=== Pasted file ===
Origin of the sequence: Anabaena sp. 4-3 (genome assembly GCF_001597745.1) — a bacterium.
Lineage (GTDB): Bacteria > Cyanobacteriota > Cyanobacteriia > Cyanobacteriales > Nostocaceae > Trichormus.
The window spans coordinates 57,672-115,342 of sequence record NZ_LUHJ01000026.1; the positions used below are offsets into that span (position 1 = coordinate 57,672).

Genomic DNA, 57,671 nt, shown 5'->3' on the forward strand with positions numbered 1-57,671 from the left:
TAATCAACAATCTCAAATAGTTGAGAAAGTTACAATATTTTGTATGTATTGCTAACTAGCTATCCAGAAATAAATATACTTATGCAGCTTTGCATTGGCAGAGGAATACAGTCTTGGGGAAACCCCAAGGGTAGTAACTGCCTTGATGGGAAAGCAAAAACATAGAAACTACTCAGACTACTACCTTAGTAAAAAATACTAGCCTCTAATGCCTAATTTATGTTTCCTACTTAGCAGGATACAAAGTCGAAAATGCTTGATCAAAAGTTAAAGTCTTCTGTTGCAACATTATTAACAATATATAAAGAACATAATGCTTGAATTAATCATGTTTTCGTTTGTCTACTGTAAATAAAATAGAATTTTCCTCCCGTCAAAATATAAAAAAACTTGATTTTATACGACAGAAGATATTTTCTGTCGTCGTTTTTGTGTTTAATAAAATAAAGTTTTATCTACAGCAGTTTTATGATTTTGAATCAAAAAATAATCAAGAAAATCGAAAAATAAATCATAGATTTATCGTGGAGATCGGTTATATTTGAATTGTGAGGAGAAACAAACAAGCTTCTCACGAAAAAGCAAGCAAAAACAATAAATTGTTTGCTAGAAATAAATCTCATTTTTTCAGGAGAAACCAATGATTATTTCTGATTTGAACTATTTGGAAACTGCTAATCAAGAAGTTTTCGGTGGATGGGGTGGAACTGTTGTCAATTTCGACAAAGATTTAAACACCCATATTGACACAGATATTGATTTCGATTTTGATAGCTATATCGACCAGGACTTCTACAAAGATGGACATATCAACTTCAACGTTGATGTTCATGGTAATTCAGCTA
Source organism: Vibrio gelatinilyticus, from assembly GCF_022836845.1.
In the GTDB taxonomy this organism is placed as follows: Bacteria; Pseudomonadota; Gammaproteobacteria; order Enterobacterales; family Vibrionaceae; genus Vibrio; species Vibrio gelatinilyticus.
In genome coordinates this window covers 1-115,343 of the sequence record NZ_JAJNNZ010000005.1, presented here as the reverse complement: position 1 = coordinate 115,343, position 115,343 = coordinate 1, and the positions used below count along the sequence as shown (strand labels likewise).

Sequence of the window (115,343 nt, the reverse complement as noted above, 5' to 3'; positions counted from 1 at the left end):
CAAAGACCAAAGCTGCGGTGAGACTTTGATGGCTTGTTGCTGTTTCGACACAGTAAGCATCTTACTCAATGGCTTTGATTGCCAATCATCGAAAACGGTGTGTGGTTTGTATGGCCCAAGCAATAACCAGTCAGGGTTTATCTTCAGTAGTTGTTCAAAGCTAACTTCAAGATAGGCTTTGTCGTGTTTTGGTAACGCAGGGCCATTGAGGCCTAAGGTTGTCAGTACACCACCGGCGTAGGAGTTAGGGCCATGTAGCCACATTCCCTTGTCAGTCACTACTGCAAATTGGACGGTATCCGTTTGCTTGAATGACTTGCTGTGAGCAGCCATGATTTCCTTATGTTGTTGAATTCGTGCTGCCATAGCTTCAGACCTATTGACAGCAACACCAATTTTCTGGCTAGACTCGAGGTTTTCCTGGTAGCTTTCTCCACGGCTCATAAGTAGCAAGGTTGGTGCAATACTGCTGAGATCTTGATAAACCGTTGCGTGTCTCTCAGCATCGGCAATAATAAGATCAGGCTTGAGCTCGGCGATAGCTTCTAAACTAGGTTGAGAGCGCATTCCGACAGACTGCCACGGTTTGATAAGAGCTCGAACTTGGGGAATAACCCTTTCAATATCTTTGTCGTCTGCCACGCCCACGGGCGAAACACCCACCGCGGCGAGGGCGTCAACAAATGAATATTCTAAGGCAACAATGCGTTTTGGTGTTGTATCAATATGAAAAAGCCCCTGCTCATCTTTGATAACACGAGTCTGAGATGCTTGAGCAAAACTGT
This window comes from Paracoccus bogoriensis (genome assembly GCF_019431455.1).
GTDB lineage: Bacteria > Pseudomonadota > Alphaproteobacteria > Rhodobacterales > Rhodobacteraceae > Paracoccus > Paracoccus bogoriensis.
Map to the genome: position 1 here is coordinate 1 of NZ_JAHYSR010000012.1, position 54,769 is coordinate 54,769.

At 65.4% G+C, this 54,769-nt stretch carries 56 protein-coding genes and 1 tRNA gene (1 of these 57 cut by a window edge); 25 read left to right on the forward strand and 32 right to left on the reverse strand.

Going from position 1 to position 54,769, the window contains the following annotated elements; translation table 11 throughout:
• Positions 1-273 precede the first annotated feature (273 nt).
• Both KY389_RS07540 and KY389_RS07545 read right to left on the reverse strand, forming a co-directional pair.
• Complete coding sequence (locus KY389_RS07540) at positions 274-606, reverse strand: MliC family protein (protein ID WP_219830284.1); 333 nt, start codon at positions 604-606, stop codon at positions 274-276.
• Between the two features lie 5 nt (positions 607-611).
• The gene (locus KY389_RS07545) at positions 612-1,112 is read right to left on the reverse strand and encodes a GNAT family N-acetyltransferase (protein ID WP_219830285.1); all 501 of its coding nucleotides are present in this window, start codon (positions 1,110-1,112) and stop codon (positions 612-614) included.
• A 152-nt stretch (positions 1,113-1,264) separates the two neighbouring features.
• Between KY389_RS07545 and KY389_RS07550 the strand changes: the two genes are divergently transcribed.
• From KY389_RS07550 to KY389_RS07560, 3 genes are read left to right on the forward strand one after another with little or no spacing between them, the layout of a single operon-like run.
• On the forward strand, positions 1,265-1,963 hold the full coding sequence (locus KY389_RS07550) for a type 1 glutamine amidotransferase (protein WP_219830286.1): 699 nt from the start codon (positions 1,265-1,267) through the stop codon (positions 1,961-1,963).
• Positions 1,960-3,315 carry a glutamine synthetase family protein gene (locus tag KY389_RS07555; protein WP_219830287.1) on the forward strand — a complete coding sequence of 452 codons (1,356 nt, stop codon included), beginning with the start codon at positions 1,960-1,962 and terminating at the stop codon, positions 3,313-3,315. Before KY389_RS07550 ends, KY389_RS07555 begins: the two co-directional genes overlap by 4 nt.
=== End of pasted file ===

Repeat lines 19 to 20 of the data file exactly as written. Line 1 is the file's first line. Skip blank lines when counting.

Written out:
• Between the two features lie 5 nt (positions 607-611).
• The gene (locus KY389_RS07545) at positions 612-1,112 is read right to left on the reverse strand and encodes a GNAT family N-acetyltransferase (protein ID WP_219830285.1); all 501 of its coding nucleotides are present in this window, start codon (positions 1,110-1,112) and stop codon (positions 612-614) included.